Edmund Kealoha "Ed" Parker (March 19, 1931 – December 15, 1990) was an American martial artist.
Parker was born in Hawaii in 1931 and began training in the martial arts at a young age in judo and later boxing. Sometime in the 1940s, Ed Parker was first introduced to Kenpō by Frank Chow who then introduced Ed Parker to William Chow, a student of James Mitose. William trained Parker while serving in the Coast Guard and attending Brigham Young University. In 1953 he was promoted to the rank of black belt. Parker, seeing that modern times posed new situations that were not addressed in Kenpo, adapted the art to make it more easily applicable to the streets of America and called his style, American Kenpo Karate.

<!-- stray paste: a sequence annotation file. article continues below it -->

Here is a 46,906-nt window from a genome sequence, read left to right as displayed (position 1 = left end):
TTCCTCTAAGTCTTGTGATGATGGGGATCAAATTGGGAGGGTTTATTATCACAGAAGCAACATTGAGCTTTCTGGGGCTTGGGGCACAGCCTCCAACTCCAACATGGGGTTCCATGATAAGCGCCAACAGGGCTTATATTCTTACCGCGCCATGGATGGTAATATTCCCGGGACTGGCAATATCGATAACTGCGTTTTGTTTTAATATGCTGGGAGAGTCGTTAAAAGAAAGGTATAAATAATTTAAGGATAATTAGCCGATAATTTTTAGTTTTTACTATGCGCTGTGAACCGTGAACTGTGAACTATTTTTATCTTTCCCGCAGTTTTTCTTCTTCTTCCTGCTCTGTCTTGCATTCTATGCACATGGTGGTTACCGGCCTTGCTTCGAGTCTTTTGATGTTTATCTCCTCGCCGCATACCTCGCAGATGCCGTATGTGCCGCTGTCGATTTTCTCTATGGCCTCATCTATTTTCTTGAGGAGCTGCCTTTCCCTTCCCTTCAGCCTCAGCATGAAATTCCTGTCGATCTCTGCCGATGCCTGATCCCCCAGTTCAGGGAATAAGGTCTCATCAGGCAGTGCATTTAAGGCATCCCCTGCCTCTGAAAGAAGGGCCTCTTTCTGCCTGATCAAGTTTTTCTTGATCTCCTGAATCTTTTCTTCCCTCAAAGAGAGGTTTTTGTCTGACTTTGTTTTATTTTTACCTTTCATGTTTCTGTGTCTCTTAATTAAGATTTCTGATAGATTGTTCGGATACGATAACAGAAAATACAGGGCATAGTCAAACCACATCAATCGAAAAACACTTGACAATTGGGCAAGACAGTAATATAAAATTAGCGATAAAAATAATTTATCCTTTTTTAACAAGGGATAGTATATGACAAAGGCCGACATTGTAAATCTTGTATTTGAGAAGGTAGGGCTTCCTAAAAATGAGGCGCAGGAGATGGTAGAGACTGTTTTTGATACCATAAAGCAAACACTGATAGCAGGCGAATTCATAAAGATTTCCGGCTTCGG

Parker opened the first "Americanized" karate school in the western United States in Provo, Utah in 1954. By 1956, Parker opened a Dojo in Pasadena, California. His first brown belt student was Charles Beeder. There is controversy over whether Beeder received the first black belt awarded by Parker. Beeder's son has stated for the record that his father's black belt came after Ed Parker had moved to California. The other black belts in chronological order up to 1962 were: Rich Montgomery, James Ibrao, Mills Crenshaw, authorized by Ed Parker to open a school in Salt Lake City, UT in late 1958 (That school later became the birthplace of the International Kenpo Karate Association; or IKKA.), Tom Garriga, Rick Flores, Al and Jim Tracy of Tracy Kenpo, Chuck Sullivan, John McSweeney, and Dave Hebler. In 1962, John McSweeney opened a school in Ireland, which prompted Parker to give control of the Kenpo Karate Association of America to the Tracy Brothers and form a new organization, the International Kenpo Karate Association...
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